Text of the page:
The CVS Health-owned insurer Aetna partnered with Apple to launch its wellness app Attain in January 2019. The app tracks exercise and sleep behavior and offers rewards to users for healthy habits. One of the rewards is a free Apple Watch.
“We’re designing Attain to be personalized and clinically relevant to where each individual is in their health journey,” said Alan Lotvin, M.D., executive vice president of transformation for CVS Health.
In a 2016 Aetna and Apple collaboration, 90 percent of participants reported a health benefit from their use of Apple Watch, Aetna reported.
Ip said smartwatches that lead to the diagnosis and treatment of medical conditions “are likely to become more common as the use of consumer health-based technology expands.”
In fact, worldwide sales of wearables will grow by an average of 20 percent each year over the next five years, becoming a $29 billion market with 243 million unit sales by 2022, according to industry analyst CCS Insight.
In 2018, U.S. smartwatch sales totaled nearly $5 billion, more than double what they were in 2017, according to market research firm NPD Group.
Apple was the clear market leader, followed by Samsung and Fitbit. Thanks largely to its popular Gear line and Galaxy Watch, Samsung won about 6 percent of the global wearables market toward the end of 2018, according to market intelligence firm IDC. Fitbit held 10.9 percent, while Apple captured 13.1 percent following the launch of it’s Series 4 Watch that’s approved for medical use.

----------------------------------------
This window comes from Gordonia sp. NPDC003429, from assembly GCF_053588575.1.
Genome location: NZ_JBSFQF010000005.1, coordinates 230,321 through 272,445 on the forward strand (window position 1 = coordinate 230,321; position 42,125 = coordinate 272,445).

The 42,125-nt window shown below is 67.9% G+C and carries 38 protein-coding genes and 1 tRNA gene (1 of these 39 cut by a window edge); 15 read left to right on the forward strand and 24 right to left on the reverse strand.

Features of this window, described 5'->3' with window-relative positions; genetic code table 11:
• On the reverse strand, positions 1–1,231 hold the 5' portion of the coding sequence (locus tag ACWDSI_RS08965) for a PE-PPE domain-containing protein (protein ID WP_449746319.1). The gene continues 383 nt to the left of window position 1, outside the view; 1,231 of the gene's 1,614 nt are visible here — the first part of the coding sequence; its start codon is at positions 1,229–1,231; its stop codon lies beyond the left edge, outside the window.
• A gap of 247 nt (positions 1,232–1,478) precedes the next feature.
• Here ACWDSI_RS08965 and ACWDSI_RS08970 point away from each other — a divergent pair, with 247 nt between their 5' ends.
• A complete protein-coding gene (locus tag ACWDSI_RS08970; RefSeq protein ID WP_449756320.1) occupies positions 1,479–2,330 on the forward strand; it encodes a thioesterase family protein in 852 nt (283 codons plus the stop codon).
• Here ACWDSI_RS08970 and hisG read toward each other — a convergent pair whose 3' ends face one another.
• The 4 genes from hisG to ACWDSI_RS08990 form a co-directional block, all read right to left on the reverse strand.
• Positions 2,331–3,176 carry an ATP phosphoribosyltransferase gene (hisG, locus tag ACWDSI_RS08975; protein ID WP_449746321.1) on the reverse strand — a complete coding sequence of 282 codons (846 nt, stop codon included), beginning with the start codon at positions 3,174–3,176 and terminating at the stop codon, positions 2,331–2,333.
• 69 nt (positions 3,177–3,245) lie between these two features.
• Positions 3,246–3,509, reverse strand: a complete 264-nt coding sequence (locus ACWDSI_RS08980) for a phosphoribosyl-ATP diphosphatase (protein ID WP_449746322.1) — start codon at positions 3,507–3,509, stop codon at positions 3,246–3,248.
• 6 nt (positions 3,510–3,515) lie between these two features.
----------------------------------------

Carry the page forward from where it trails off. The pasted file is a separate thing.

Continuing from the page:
Xiaomi, a Chinese electronics company, took the top position grabbing 21.5 percent of worldwide sales.
Still, medical experts say relying solely on smartwatches for medical advice isn’t a good idea. Potential side effects include accidental 911 calls and unreliable readings.
In January 2019, the Apple Watch Series 4 caused frustration among emergency dispatch centers in ski resort towns across Colorado, such as Vail.
When some skiers hit the slopes they forgot to turn off a fall detection service. After they slipped, injured or not, a 911 call was triggered by the watch.
“We’ve seen that in the past with the ‘help-I’ve-fallen-and-I-can’t-get-up’ devices, the ones that elderly and housebound people tend to have,” said McGinnis who is the communications technology adviser for several national EMS associations. “We want to avoid a lot of unfounded alert systems.”
In addition to occasional false alarms, “certain heart rhythms can throw a sensor off, leading to a perceived high heart rate reading,” said Ip, a cardiac electrophysiologist. “If a device is too loose on your wrist a reading can be off. Skin color, ambient environments and other factors can also produce false readings.”
Ip said that in some cases information obtained by fitness trackers can be challenging to interpret and analyze by doctors.
“These devices on aren’t perfect by any means,” Ip said. “But when taken together with medical-grade devices, these things can be potentially helpful. Sometimes, it’s better than having nothing at all.”
Follow Dalvin Brown on Twitter: @Dalvin_Brown